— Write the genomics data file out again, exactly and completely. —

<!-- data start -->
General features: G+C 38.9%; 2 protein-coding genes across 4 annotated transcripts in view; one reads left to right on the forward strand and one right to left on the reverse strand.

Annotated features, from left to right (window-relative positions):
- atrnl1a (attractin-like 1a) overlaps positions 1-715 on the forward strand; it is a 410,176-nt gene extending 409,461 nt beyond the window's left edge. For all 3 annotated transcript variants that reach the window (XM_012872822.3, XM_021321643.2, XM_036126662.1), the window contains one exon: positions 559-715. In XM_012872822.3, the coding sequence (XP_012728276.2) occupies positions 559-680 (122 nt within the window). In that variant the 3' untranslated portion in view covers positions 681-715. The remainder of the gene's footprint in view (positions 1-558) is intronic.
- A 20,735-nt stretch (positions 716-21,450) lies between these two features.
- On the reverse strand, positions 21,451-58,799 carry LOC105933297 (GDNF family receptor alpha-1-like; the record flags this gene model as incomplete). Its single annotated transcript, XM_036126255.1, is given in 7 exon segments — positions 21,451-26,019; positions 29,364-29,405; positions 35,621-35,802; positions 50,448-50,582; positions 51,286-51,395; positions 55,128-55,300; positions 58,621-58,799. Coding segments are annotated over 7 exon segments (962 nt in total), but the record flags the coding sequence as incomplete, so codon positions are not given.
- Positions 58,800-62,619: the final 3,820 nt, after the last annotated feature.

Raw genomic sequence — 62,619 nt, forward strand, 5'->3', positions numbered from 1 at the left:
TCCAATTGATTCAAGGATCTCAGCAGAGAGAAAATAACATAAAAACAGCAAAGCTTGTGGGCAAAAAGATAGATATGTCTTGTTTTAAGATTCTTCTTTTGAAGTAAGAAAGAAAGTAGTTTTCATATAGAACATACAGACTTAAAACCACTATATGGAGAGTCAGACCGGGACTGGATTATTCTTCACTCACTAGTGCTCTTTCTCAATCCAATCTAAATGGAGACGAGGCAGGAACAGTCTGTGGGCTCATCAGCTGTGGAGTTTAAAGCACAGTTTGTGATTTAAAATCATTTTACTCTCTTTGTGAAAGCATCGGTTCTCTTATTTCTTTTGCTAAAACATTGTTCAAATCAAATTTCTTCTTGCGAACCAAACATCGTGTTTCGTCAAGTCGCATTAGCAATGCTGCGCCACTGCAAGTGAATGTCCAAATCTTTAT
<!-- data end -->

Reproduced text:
General features: G+C 38.9%; 2 protein-coding genes across 4 annotated transcripts in view; one reads left to right on the forward strand and one right to left on the reverse strand.

Annotated features, from left to right (window-relative positions):
- atrnl1a (attractin-like 1a) overlaps positions 1-715 on the forward strand; it is a 410,176-nt gene extending 409,461 nt beyond the window's left edge. For all 3 annotated transcript variants that reach the window (XM_012872822.3, XM_021321643.2, XM_036126662.1), the window contains one exon: positions 559-715. In XM_012872822.3, the coding sequence (XP_012728276.2) occupies positions 559-680 (122 nt within the window). In that variant the 3' untranslated portion in view covers positions 681-715. The remainder of the gene's footprint in view (positions 1-558) is intronic.
- A 20,735-nt stretch (positions 716-21,450) lies between these two features.
- On the reverse strand, positions 21,451-58,799 carry LOC105933297 (GDNF family receptor alpha-1-like; the record flags this gene model as incomplete). Its single annotated transcript, XM_036126255.1, is given in 7 exon segments — positions 21,451-26,019; positions 29,364-29,405; positions 35,621-35,802; positions 50,448-50,582; positions 51,286-51,395; positions 55,128-55,300; positions 58,621-58,799. Coding segments are annotated over 7 exon segments (962 nt in total), but the record flags the coding sequence as incomplete, so codon positions are not given.
- Positions 58,800-62,619: the final 3,820 nt, after the last annotated feature.

Raw genomic sequence — 62,619 nt, forward strand, 5'->3', positions numbered from 1 at the left:
TCCAATTGATTCAAGGATCTCAGCAGAGAGAAAATAACATAAAAACAGCAAAGCTTGTGGGCAAAAAGATAGATATGTCTTGTTTTAAGATTCTTCTTTTGAAGTAAGAAAGAAAGTAGTTTTCATATAGAACATACAGACTTAAAACCACTATATGGAGAGTCAGACCGGGACTGGATTATTCTTCACTCACTAGTGCTCTTTCTCAATCCAATCTAAATGGAGACGAGGCAGGAACAGTCTGTGGGCTCATCAGCTGTGGAGTTTAAAGCACAGTTTGTGATTTAAAATCATTTTACTCTCTTTGTGAAAGCATCGGTTCTCTTATTTCTTTTGCTAAAACATTGTTCAAATCAAATTTCTTCTTGCGAACCAAACATCGTGTTTCGTCAAGTCGCATTAGCAATGCTGCGCCACTGCAAGTGAATGTCCAAATCTTTAT